Robert Theobald

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For the U.S. rear admiral, see Robert Alfred Theobald.
Robert Theobald
Born June 11, 1929
Died November 27, 1999(1999-11-27) (aged 70)
Spokane, Washington
Cause of death esophageal cancer
Occupation Economist and Futurist
Partner(s) Anne Deveson

Robert Theobald (June 11, 1929 – November 27, 1999) was a private consulting economist and futurist author. In economics, he was best known for his writings on the economics of abundance and his advocacy of a Basic Income Guarantee. Theobald was a member of the Ad Hoc Committee on the Triple Revolution in 1964, and later listed in the top 10 most influential living futurists in The Encyclopedia of the Future.

Life and work[edit]

Robert Theobald was born in India in 1929, the son of a British businessman. He moved to England at age 16 (1945), and received his higher education in economics at Cambridge, then lived for three years in Paris. Eventually he continued his studies at Harvard University, in the late 1950s.[1]

As an economist and futurist, Theobald had a global or planetary perspective. He wrote books, prepared and appeared on broadcasts, and lectured around the world to governments, businesses, and organizations.

Theobald questioned and criticized conventional confidence in economic growth, in technology, and in the culture of materialism - all of which he considered to be damaging to the environment while failing to provide opportunity and income for many of the world's people.[2] He warned against trying to maintain, and to spread or mimic worldwide, the American standard of living of the late 20th century.[3]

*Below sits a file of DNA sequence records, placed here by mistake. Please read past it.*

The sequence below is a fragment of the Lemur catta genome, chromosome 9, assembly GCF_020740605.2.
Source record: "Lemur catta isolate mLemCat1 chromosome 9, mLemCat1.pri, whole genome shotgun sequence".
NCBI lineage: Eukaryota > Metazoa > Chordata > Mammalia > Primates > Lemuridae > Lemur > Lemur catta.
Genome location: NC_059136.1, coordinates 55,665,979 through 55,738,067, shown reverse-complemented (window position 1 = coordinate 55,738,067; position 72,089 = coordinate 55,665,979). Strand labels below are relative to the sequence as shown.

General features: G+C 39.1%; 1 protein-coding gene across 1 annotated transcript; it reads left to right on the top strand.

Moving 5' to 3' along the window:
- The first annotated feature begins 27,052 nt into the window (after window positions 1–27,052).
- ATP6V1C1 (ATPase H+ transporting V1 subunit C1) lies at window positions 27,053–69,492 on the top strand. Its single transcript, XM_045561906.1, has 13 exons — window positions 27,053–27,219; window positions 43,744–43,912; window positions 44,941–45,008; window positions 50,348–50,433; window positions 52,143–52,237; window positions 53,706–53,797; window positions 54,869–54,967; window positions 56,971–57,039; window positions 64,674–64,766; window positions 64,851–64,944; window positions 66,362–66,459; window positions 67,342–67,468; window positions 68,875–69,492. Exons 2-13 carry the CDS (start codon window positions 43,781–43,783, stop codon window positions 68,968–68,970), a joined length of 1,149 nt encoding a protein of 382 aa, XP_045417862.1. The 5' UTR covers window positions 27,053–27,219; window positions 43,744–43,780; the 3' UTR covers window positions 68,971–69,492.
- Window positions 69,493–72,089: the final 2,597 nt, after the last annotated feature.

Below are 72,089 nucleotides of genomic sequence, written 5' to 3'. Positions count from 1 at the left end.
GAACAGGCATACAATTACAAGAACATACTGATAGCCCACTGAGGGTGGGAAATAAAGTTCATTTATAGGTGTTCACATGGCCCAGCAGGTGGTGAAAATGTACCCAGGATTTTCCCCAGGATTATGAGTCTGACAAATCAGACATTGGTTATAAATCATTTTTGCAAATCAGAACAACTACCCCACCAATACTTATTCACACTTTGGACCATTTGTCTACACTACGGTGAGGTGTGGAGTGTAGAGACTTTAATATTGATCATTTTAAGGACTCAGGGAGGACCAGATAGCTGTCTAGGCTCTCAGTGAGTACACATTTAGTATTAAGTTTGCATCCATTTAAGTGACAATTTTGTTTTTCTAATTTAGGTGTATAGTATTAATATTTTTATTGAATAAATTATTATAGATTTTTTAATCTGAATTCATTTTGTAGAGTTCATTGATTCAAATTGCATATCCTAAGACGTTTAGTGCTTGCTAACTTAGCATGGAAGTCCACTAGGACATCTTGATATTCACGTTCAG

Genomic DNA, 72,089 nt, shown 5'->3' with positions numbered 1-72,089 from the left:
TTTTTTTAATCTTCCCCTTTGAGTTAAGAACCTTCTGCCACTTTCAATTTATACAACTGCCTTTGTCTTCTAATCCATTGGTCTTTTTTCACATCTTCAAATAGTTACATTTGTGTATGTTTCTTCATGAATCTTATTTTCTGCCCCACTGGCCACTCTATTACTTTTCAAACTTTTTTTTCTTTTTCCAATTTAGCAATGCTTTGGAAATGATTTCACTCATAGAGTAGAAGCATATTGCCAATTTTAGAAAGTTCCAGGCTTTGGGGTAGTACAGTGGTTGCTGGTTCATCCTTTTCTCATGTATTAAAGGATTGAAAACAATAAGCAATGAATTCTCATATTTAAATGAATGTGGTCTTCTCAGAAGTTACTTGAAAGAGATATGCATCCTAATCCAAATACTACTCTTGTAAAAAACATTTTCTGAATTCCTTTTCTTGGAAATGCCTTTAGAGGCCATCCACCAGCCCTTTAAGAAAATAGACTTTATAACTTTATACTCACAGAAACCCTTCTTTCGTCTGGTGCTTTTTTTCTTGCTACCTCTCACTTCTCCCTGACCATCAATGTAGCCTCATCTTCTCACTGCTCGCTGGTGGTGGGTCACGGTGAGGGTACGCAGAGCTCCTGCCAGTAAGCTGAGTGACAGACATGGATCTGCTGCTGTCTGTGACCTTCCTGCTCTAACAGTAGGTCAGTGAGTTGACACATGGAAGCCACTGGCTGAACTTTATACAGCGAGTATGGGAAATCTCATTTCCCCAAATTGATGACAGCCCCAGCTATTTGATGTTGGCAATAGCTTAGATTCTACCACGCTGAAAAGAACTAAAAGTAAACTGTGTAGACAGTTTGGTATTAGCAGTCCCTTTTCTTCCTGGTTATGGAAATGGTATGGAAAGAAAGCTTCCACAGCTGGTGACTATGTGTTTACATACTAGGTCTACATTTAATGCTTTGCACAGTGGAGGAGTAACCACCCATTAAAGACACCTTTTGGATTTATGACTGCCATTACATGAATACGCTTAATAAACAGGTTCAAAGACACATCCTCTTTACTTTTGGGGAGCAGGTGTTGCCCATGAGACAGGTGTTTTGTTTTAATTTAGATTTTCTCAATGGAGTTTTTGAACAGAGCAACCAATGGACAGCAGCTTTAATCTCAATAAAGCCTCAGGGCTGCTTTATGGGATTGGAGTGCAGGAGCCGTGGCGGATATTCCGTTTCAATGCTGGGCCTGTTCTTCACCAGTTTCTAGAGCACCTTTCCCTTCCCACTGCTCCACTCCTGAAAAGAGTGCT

Despite his criticism of some aspects and effects of technology, Theobald saw tremendous potential in communications technology like on-line, personal computers (which in the 1980s he termed "micro-computers"), seeing these as tools for pooling the thoughts and opinions of very large numbers of individuals spread widely, geographically.

Theobald was an expositor and popularizer of such now-accepted concepts as "networking," "win/win," "systemic thinking," and "communications era."[4]

Robert Theobald died of esophageal cancer at his home in Spokane, Washington, shortly after returning from Australia.


"What's startling to me is that when I started talking about ideas like these 30 years ago, they were so new and strange that people looked at me as if I had two heads. In retrospect, I think I was looked on as something of a cultural clown - a "crazy" who was fun to listen to. The reaction I get now worries me a lot more, because what most people say is "Bob, today you're right, but we're not going to do anything about it."'
"My goal is to create a situation of full unemployment--a world in which people do not have to hold a job. And I believe that this kind of world can actually be achieved."


  • The Rich and the Poor; a study of the economics of rising expectations (1959)
  • The Challenge of Abundance (1961)
  • Free Men and Free Markets (1963)
  • The Triple Revolution (with others) (1964)
  • The Guaranteed Income (edited) (1966)
  • An Alternative Future for America (1968)
  • Alternative Future for America II: Essays and Speeches (1970)
  • Teg's 1994 (1970)
  • Economizing Abundance (1970)
  • Futures Conditional (edited) (1972)
  • Habit and Habitat (1972)
  • The Failure of Success (with Stephanie Mills) (edited) (1973)
  • Beyond Despair (1976)
  • At the Crossroads (with others) (1984) Produced to mark the 20th anniversary of The Triple Revolution
  • An Alternative Future for America's Third Century (1976)
  • Avoiding 1984: Moving Toward Interdependence (1982)
  • The Rapids of Change: Social Entrepreneurship in Turbulent Times (1987)
  • Reworking Success: New Communities at the Millennium (1997) ISBN 0-86571-367-7


External links[edit]


  1. ^ London, Scott 1996 preface & interview with Robert Theobald for Insight & Outlook radio program, (copyright updated 2010 by Scott London)
  2. ^ "Robert Theobald, 70, Futurist Dies," obituary, November 30, 1999, Seattle Times, Seattle, Washington.
  3. ^ London, Scott 1996/2010
  4. ^ Satin, Mark 1979 New Age Politics, p. 308. New York: Delta/Dell.